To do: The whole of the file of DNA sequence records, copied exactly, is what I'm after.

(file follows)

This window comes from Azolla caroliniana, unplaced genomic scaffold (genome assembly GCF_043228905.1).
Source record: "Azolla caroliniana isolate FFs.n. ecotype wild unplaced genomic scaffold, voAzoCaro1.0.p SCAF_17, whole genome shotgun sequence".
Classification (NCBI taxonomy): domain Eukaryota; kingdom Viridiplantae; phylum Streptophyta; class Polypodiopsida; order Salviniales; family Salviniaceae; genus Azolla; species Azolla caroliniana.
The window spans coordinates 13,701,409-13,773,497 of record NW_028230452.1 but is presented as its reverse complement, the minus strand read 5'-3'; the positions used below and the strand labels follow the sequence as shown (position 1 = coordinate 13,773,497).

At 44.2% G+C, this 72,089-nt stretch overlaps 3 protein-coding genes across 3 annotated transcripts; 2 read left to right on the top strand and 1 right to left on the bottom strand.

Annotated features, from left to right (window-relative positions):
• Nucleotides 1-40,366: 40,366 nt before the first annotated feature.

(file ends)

This window comes from Azolla caroliniana, unplaced genomic scaffold (genome assembly GCF_043228905.1).
Source record: "Azolla caroliniana isolate FFs.n. ecotype wild unplaced genomic scaffold, voAzoCaro1.0.p SCAF_17, whole genome shotgun sequence".
Classification (NCBI taxonomy): domain Eukaryota; kingdom Viridiplantae; phylum Streptophyta; class Polypodiopsida; order Salviniales; family Salviniaceae; genus Azolla; species Azolla caroliniana.
The window spans coordinates 13,701,409-13,773,497 of record NW_028230452.1 but is presented as its reverse complement, the minus strand read 5'-3'; the positions used below and the strand labels follow the sequence as shown (position 1 = coordinate 13,773,497).

At 44.2% G+C, this 72,089-nt stretch overlaps 3 protein-coding genes across 3 annotated transcripts; 2 read left to right on the top strand and 1 right to left on the bottom strand.

Annotated features, from left to right (window-relative positions):
• Nucleotides 1-40,366: 40,366 nt before the first annotated feature.